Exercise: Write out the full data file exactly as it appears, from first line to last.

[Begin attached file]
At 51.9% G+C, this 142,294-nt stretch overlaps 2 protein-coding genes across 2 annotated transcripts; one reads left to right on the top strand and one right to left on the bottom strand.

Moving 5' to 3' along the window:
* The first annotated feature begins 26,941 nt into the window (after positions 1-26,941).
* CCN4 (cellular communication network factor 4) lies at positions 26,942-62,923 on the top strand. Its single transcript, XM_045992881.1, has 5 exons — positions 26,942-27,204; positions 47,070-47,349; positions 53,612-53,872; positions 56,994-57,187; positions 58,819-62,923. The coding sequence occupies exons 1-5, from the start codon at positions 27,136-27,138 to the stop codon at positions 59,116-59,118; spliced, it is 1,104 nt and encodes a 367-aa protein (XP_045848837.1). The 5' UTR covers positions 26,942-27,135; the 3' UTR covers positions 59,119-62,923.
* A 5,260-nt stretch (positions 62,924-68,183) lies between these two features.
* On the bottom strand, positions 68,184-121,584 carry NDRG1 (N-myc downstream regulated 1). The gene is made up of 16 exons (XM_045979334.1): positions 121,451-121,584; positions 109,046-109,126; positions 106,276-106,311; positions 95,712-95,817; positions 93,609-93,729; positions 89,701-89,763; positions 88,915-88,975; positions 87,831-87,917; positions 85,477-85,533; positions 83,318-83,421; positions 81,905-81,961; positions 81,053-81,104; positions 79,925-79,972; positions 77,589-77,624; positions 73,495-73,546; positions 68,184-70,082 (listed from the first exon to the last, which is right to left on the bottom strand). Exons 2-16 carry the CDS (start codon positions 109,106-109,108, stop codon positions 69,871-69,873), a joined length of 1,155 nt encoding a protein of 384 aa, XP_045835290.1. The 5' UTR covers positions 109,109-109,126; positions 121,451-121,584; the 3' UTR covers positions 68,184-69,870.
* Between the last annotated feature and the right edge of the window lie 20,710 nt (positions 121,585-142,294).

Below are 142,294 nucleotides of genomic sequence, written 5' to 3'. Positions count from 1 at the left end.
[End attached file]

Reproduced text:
At 51.9% G+C, this 142,294-nt stretch overlaps 2 protein-coding genes across 2 annotated transcripts; one reads left to right on the top strand and one right to left on the bottom strand.

Moving 5' to 3' along the window:
* The first annotated feature begins 26,941 nt into the window (after positions 1-26,941).
* CCN4 (cellular communication network factor 4) lies at positions 26,942-62,923 on the top strand. Its single transcript, XM_045992881.1, has 5 exons — positions 26,942-27,204; positions 47,070-47,349; positions 53,612-53,872; positions 56,994-57,187; positions 58,819-62,923. The coding sequence occupies exons 1-5, from the start codon at positions 27,136-27,138 to the stop codon at positions 59,116-59,118; spliced, it is 1,104 nt and encodes a 367-aa protein (XP_045848837.1). The 5' UTR covers positions 26,942-27,135; the 3' UTR covers positions 59,119-62,923.
* A 5,260-nt stretch (positions 62,924-68,183) lies between these two features.
* On the bottom strand, positions 68,184-121,584 carry NDRG1 (N-myc downstream regulated 1). The gene is made up of 16 exons (XM_045979334.1): positions 121,451-121,584; positions 109,046-109,126; positions 106,276-106,311; positions 95,712-95,817; positions 93,609-93,729; positions 89,701-89,763; positions 88,915-88,975; positions 87,831-87,917; positions 85,477-85,533; positions 83,318-83,421; positions 81,905-81,961; positions 81,053-81,104; positions 79,925-79,972; positions 77,589-77,624; positions 73,495-73,546; positions 68,184-70,082 (listed from the first exon to the last, which is right to left on the bottom strand). Exons 2-16 carry the CDS (start codon positions 109,106-109,108, stop codon positions 69,871-69,873), a joined length of 1,155 nt encoding a protein of 384 aa, XP_045835290.1. The 5' UTR covers positions 109,109-109,126; positions 121,451-121,584; the 3' UTR covers positions 68,184-69,870.
* Between the last annotated feature and the right edge of the window lie 20,710 nt (positions 121,585-142,294).

Below are 142,294 nucleotides of genomic sequence, written 5' to 3'. Positions count from 1 at the left end.